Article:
Regardless of whoever emerges victorious Saturday night in the Garden, it is a safe bet both Taylor and Serrano will someday join the aforementioned women with plaques hung on the hallowed walls of the IBHOF. Taylor and Serrano currently are rated Nos. 1 and 2 on the women’s pound-for-pound lists of the BWAA, ESPN and DAZN, with Taylor and Serrano first and third as cited by The Ring and Sports Illustrated, sandwiched around two-time Olympic gold medalist and self-proclaimed “greatest woman of all time” Claressa Shields. But the talent pool of women of comparable achievement is still relatively shallow, and the fact that both Taylor and Serrano are in their 30s suggests that their exemplary careers likely have as much or more past than future. The incursions of Father Time and Mother Nature further ratchet up the necessity of Saturday night’s main-eventers to put on a show capable of inspiring a new generation of girls and women to tug on padded gloves and climb inside the ropes.

Jake Paul, the YouTube sensation whose ballyhooed entrance into the fight game has met with both praise from new devotees to the sport and criticism from stodgy traditionalists, is outspoken in his support of women’s boxing, and most specifically Serrano, whom he signed to a contract with his Most Valuable Promotions and featured on his own highly profitable cards. When the prospect of a superfight pairing of Taylor (who is promoted by Eddie Hearn) and Serrano was initially raised, the dollar amount pitched to Team Serrano was an almost-unheard-of $300,000, which Serrano’s trainer/manager, Jordan Maldonado, rejected as being insufficient for his fighter.

“You have to know your worth at times,” Serrano said of her determination to ascend to a monetary summit never previously scaled by a female fighter, but will now have those figurative flags planted by herself and Taylor. Still, the dream fight did not only face contractual hurdles; the originally proposed date of May 2, 2020, was postponed, as were numerous other bouts, by the lingering effects of COVID-19. As more and more time slipped away, representatives of both fighters feared the matchup desired by many would never advance beyond the theoretical.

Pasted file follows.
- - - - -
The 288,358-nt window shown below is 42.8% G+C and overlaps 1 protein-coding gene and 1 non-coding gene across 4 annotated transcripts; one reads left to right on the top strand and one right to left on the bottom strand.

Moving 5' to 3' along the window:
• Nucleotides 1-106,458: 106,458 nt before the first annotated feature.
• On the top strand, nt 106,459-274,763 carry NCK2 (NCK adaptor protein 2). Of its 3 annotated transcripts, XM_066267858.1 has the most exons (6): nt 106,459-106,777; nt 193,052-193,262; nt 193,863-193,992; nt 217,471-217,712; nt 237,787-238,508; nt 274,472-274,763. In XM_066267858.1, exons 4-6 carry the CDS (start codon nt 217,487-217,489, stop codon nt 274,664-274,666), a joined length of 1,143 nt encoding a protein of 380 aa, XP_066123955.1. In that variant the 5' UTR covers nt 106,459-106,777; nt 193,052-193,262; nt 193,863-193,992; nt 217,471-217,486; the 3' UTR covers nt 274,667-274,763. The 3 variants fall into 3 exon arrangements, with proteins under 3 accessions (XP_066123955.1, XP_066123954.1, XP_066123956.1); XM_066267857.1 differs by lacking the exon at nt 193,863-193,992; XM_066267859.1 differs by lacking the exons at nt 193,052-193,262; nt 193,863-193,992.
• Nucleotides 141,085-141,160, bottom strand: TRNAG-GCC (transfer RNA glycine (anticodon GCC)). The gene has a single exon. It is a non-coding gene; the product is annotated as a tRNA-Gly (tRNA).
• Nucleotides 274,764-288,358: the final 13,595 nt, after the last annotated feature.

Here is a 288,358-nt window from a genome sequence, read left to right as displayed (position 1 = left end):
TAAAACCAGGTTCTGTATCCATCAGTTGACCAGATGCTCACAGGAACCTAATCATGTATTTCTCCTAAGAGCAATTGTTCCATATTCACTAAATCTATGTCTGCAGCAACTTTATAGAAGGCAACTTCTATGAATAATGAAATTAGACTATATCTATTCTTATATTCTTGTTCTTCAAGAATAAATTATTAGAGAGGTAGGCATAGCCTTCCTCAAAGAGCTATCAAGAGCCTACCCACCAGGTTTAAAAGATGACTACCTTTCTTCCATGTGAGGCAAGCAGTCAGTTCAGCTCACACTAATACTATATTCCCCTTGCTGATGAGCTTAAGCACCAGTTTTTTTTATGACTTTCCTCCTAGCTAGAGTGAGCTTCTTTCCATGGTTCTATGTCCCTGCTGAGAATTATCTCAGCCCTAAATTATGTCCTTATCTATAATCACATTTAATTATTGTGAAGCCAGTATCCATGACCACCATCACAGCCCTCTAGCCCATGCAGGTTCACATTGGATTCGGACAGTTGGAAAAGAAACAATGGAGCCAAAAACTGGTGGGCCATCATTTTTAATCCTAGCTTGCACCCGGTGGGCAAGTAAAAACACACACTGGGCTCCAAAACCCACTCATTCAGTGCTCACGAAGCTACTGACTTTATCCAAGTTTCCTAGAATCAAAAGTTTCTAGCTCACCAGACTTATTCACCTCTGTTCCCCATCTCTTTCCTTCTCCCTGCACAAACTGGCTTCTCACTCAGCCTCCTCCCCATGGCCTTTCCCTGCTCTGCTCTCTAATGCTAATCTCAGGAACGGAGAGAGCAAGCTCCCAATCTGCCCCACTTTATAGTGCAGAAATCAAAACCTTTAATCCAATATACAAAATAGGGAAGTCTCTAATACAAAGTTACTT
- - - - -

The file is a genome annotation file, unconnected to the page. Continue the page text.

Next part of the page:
But now it’s here, and its possible ramifications for women’s sports history have yet to be fully determined. The crusading Billie Jean King years ago won her fight for pay parity with men in big-time tennis, and Title IX nudged many women’s college sports out of the shadows into a spotlight, albeit a somewhat less brightly lit one than the men in basketball. Another victory was achieved recently when the United States’ National Women’s Soccer Team received a new contract that paid its members the same as the men’s team.

How much is a million dollars for a single fight to Taylor and Serrano? It is an imagined fantasy come true, with the possibility of more such bouts shimmering ahead like so many oases. But the pay gap between top-tier men and women remains Grand Canyonesque. The combined purses of Taylor and Serrano are mere chump change when compared to the reported $240 million Floyd Mayweather Jr. received for his May 2, 2015, fight with Manny Pacquiao, who had to “settle” for $120 million or so. As is the case with American professional basketball, where WNBA superstars are virtual paupers in comparison even with NBA bench-warmers, boxing will never represent a level playing field for women who can only hope for more and tastier scraps falling off the men’s banquet table.

“Equity is really how we redistribute power,” Temple University Sports Psychology professor Leeja Carter said after the U.S. women’s soccer team finally got the major pay hike its players figured they had earned on the pitch. Soccer, however, is not boxing; the redistribution of power in the ring is not likely to ever resemble anything even remotely equitable for women whose acceptance in a sport mostly populated and dominated by men is, at best, a work in progress.